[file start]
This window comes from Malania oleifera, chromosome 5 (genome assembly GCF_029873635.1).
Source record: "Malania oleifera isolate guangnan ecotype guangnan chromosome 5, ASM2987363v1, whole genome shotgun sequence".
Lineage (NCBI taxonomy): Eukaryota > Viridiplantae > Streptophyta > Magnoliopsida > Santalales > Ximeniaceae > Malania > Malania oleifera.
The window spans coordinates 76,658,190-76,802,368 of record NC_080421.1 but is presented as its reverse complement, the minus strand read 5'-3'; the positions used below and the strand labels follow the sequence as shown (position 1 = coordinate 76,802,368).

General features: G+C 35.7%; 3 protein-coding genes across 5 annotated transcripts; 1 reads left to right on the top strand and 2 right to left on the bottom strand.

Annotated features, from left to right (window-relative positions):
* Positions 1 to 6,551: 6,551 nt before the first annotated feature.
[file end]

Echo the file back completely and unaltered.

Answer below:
This window comes from Malania oleifera, chromosome 5 (genome assembly GCF_029873635.1).
Source record: "Malania oleifera isolate guangnan ecotype guangnan chromosome 5, ASM2987363v1, whole genome shotgun sequence".
Lineage (NCBI taxonomy): Eukaryota > Viridiplantae > Streptophyta > Magnoliopsida > Santalales > Ximeniaceae > Malania > Malania oleifera.
The window spans coordinates 76,658,190-76,802,368 of record NC_080421.1 but is presented as its reverse complement, the minus strand read 5'-3'; the positions used below and the strand labels follow the sequence as shown (position 1 = coordinate 76,802,368).

General features: G+C 35.7%; 3 protein-coding genes across 5 annotated transcripts; 1 reads left to right on the top strand and 2 right to left on the bottom strand.

Annotated features, from left to right (window-relative positions):
* Positions 1 to 6,551: 6,551 nt before the first annotated feature.